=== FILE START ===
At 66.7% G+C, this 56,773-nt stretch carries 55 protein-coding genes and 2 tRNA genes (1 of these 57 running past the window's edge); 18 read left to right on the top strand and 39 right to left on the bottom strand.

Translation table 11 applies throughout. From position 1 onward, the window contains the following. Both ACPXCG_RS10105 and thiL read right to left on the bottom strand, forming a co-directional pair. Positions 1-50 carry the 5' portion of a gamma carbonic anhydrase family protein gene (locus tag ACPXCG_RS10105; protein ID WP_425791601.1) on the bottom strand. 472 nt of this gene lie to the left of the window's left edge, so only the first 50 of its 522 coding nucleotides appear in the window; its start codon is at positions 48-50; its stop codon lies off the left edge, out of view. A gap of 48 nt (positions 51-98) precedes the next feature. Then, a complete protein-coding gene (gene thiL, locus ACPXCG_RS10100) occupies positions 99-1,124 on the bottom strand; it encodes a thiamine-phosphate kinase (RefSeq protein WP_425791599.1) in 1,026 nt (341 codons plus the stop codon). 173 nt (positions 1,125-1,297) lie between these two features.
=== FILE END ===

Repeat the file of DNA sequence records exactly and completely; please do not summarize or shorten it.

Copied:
At 66.7% G+C, this 56,773-nt stretch carries 55 protein-coding genes and 2 tRNA genes (1 of these 57 running past the window's edge); 18 read left to right on the top strand and 39 right to left on the bottom strand.

Translation table 11 applies throughout. From position 1 onward, the window contains the following. Both ACPXCG_RS10105 and thiL read right to left on the bottom strand, forming a co-directional pair. Positions 1-50 carry the 5' portion of a gamma carbonic anhydrase family protein gene (locus tag ACPXCG_RS10105; protein ID WP_425791601.1) on the bottom strand. 472 nt of this gene lie to the left of the window's left edge, so only the first 50 of its 522 coding nucleotides appear in the window; its start codon is at positions 48-50; its stop codon lies off the left edge, out of view. A gap of 48 nt (positions 51-98) precedes the next feature. Then, a complete protein-coding gene (gene thiL, locus ACPXCG_RS10100) occupies positions 99-1,124 on the bottom strand; it encodes a thiamine-phosphate kinase (RefSeq protein WP_425791599.1) in 1,026 nt (341 codons plus the stop codon). 173 nt (positions 1,125-1,297) lie between these two features.